Just six days before students were scheduled to return to school, Hearst Connecticut Media highlighted how special education teachers were blindsided when the Hamden school district relocated Wintergreen School’s program for those with autism.
According to Hamden special education teachers, the program at Wintergreen is being relocated to ill-suited space that will not meet the needs of students with autism: no kitchen to teach life skills; no noise-proof walls for a quieter learning environment; distracting windows overlooking general education student hallways; and a lack of needed sensory equipment, among other deficiencies.
The relocation results from new lease negotiations and district cutbacks — penny wise, pound foolish. To be certain, members of Hamden’s SEPTA applauded the special education teachers that came forth to further express their own parental concerns about the newly ill-suited space. Kudos to these special education teachers that came forth to serve as the voice of overlooked and marginalized students by Hamden school district bureaucrats. Across our state, we need more special education teachers like Hamden’s Liz Sasser and Lisa Monahan.
Unfortunately, Hamden’s current crisis, pertaining to adequate special education programming, is just part of a much larger systemic problem facing many school districts in Connecticut, especially inner-city school districts where the problems are deeper and often unattended. Appropriate levels of teacher staffing has decreased, while the number of students requiring special education instruction has increased.
Take Norwalk, for example. Norwalk paid for a giant billboard along Interstate 95 to recruit special education teachers. This is the best way to recruit special education teachers? There needs to be a better way.
New Haven currently has more than 120 teaching vacancies, primarily consisting of special education, math and sciences teachers. Branford needs to fill at least 20 paraprofessional vacancies, critical for children with a disability. West Haven has six vacant teaching positions, including the need for bilingual tutors.
Even for positions that are filled, there is evidence that Connecticut’s urban districts are being impacted the most. According to the president of the New Haven Federal of Teachers, Leslie Blatteau, “People are leaving urban districts for better-funded districts because those districts are able to pay more.”
The Connecticut State Department of Education is well aware of our state’s systemic staffing issues. The commissioner for the Connecticut State Department of Education issued a memo to all district superintendents and special education directors April 20 that identifies 10 certification shortage areas based on feedback received by all of Connecticut’s 200 or so school districts. Five of the areas of shortage pertain to special education and English as a second language.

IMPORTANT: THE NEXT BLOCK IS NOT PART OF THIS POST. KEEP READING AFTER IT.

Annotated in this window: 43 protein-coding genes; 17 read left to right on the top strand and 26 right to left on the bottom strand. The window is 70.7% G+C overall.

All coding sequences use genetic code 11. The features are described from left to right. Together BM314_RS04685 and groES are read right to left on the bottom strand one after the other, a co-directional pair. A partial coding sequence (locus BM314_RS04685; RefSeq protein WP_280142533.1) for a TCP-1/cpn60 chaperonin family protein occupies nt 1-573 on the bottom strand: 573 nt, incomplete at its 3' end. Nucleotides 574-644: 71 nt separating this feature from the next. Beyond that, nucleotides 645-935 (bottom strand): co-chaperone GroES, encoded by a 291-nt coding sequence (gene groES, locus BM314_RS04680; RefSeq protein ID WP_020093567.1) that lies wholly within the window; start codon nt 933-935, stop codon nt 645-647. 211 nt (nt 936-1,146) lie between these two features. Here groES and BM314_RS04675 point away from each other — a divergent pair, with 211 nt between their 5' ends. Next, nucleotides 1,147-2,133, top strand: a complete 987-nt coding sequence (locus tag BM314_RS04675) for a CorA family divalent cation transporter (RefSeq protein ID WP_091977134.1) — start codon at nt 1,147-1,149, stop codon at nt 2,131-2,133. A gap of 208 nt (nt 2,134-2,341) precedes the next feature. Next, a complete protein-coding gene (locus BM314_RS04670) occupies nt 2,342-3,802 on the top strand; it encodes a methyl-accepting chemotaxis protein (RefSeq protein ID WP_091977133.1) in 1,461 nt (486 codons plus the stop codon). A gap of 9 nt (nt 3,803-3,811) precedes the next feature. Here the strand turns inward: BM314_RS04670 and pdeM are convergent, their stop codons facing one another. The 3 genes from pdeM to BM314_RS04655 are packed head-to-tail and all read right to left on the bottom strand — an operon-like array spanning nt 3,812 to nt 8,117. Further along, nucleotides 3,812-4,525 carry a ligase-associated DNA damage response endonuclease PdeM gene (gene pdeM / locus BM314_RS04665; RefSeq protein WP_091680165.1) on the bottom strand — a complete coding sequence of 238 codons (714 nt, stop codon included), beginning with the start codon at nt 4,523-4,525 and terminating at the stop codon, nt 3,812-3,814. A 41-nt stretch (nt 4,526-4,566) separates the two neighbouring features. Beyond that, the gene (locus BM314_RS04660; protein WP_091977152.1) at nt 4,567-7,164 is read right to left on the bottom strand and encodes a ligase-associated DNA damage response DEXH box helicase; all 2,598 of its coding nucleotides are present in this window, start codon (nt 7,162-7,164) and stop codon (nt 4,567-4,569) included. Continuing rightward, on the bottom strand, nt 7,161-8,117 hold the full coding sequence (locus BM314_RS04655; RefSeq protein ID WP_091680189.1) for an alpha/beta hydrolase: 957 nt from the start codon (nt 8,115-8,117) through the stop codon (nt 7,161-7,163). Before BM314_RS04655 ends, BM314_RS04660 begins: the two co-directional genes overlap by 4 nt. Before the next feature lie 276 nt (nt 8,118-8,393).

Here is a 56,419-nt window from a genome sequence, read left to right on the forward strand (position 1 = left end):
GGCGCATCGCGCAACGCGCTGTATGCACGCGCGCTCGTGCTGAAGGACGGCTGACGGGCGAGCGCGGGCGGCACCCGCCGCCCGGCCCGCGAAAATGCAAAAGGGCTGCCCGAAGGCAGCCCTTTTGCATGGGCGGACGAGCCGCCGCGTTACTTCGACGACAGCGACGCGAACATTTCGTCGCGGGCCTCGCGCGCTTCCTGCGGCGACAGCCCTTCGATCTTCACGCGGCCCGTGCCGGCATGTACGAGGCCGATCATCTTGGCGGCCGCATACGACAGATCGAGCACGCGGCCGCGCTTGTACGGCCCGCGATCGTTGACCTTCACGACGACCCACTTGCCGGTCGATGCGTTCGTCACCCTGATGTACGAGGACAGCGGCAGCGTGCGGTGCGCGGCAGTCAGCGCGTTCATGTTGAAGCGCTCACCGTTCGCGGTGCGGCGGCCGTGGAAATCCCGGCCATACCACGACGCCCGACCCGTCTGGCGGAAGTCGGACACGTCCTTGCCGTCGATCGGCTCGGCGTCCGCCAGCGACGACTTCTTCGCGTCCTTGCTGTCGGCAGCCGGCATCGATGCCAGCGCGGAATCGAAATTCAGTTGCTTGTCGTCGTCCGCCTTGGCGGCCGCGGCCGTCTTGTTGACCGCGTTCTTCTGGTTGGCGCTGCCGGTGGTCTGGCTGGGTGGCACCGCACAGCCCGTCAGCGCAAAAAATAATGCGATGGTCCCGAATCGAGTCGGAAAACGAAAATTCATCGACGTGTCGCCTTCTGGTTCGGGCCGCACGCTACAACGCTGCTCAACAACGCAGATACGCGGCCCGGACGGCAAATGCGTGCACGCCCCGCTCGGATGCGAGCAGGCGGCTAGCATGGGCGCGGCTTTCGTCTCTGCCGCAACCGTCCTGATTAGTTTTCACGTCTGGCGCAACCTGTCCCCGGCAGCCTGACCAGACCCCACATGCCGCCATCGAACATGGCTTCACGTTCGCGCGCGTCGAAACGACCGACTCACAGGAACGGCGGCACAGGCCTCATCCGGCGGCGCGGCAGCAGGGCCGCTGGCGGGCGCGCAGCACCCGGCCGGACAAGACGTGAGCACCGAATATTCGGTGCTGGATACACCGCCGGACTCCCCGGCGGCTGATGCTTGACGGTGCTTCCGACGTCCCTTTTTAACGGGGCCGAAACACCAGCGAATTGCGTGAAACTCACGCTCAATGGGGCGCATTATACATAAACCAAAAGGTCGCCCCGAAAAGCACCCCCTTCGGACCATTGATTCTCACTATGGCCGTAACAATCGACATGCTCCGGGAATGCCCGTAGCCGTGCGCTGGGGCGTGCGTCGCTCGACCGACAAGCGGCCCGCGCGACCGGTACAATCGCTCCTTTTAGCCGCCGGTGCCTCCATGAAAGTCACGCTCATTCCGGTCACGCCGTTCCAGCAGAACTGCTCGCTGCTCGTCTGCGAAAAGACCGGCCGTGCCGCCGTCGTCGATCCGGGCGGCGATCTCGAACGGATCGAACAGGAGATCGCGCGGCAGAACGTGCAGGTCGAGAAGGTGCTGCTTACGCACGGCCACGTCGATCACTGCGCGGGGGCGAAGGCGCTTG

The memo highlights “statewide shortage areas” in bilingual education, math, special education, school librarians, school psychologists, speech and language pathologists, education technology, history and English as a second language. The statewide shortage covers all grades, from kindergarten through 12th grade. The data is derived from school staff vacancies and the disproportionate number of teachers that actually are not even certified in the fields they teach. Unfortunately, admitting there is a problem is not the same as solving the problem. We must act now and resolve our teacher shortage crises statewide. Loosening up our state’s teaching certification requirements, so that out of state teachers can teach in Connecticut with reciprocity, is simply not enough to solve the problem.
For the past several years, there has also been an increase in the number of students receiving special education statewide. During the 2010-2011 school year, there were approximately 65,000 students receiving special education. That grew by 24 percent by the 2020-2021 school year when there are roughly 80,000 students receiving special education.
Fortunately, at least the 2022-2023 school year is not further challenged by COVID-19 distance learning mandates and mandatory mask requirements for our children, all of which has been proven to be even more detrimental. Though I am hopeful for a better tomorrow. But now, more than ever, we need to be not only supportive of our students but their teachers, as well — those teachers that are left.
Jeffrey L. Forte is the founding partner of Shelton-based Forte Law Group. He is a special education attorney and certified child advocate, representing families that have a child with a disability and in need of special education and can be reached at 203-257-7999.
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